We are at the time in the year when plant health, fungicide, insecticide, and late season fertilizer decisions are made. So, are any of these the keys to higher yields?
Many claim to have the answers, though generally proof is lacking. Those that do actually know keep it close to their vest. You can go listen to them speak and never learn anything. It is impossible to personally run all the trials necessary to prove which products or combinations work.
Emotions can cloud judgment. Don't trust them! Fear is the biggest culprit. 'What if I don't use this, how much yield might I leave in the field?' 'What if this is the next big thing, I don't want to miss out!'
For some reason, farmers don't seem to leave test strips. I wonder if greed doesn't figure in here.
So, what are the keys?
• First, realize nature is going to determine the bulk of your yield potential. A 5-10% increase from any treatment or combination of treatments would be exceptional.
• Treat the soil right. Have good fertility and eliminate compaction.
• As much as I hate to admit it: move slow! A product won't stick around if it doesn't have merit. Let others do the testing!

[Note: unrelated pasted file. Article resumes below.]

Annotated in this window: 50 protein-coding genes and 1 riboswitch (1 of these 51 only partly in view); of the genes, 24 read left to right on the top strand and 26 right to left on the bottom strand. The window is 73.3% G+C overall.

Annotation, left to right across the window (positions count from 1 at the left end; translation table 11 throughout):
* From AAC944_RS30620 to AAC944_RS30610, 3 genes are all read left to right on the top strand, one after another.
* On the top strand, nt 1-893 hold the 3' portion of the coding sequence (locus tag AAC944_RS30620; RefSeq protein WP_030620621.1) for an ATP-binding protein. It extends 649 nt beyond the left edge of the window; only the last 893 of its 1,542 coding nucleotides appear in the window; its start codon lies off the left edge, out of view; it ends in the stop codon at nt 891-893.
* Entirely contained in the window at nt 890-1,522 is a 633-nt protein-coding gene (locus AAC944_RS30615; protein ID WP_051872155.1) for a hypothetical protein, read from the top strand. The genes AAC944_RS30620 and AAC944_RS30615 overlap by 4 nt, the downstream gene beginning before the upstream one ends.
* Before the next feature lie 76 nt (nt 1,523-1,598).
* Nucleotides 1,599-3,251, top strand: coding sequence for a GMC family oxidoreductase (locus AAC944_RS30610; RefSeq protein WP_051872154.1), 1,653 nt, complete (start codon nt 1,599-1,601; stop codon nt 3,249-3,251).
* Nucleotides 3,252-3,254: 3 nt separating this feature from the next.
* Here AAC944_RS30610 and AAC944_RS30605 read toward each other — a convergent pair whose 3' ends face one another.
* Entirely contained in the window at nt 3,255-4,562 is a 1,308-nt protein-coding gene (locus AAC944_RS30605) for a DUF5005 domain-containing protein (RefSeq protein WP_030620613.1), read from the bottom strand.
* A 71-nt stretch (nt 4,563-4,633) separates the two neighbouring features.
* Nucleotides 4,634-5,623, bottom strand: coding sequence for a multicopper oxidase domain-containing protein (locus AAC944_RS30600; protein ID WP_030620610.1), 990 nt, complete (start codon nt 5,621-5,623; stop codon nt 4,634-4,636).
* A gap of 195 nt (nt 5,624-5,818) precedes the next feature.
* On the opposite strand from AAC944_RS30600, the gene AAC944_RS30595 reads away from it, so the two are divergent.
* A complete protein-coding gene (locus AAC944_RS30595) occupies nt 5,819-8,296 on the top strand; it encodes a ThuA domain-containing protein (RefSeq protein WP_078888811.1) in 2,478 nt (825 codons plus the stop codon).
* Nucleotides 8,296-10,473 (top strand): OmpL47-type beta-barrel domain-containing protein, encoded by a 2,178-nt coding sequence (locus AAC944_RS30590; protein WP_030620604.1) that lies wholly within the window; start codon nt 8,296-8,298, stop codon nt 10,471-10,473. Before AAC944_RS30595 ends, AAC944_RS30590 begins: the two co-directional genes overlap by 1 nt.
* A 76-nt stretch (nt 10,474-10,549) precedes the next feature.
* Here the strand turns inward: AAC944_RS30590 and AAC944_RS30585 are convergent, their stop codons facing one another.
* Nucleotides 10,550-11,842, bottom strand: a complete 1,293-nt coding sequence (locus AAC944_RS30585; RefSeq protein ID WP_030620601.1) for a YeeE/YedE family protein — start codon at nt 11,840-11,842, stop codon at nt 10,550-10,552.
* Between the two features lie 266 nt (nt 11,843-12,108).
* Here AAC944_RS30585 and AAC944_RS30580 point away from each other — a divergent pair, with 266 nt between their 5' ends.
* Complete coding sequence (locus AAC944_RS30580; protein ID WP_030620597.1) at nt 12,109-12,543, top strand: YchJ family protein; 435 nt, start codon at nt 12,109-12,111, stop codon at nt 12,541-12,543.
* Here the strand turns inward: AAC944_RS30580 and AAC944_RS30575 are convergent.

• Treat what is there or likely to be there. Determine if there is a fertility deficiency. Find out what the pest pressures are. Has the weather been conducive to disease?
• Research the products before using them. Ask for data. Do some trials or leave strips.
• Don't be emotional.
• Evaluate whether there was an economic return above the cost.
Here's where I stand today
This week, I have read a lot of labels. I've researched plant hormones and fungicides. Some people swear by them, while others swear at them, calling them snake oil.
Labels are often vague. Looking at the first three labels, I realized the amount of product in each brand varies greatly; sometimes this doesn't even correspond to use rates.
Field conditions in our area show the traps have been catching quite a few western bean beetles (remember, we're growing non-GMO crops). Seed corn and popcorn have been treated for northern leaf blight and a few other fungi. The corn also took quite a beating in the July 1 storms.
For these reasons, I am leaning toward a fungicide and insecticide treatment on cornfields.
Meanwhile, brown spot has been found in soybeans. Japanese beetles are thicker this year than the past few. I'm unsure about treatment on soybeans. I will likely leave out hormones.
Soils have also been saturated from time to time, this may affect the amount of nitrogen fixed. Additional fertilizer is a consideration. About the only thing I've decided there is that since the beans were sprayed early, I will probably fly it on rather than track up the fields.
I will certainly do some strip trials this year. I already have a couple of trials out, and have plans for more. We also are hosting a plot for AgriGold Hybrids where an agronomist is evaluating foliar treatment on corn.
The opinions of Kyle Stackhouse are not necessarily those of Farm Futures or the Penton Farm Progress Group.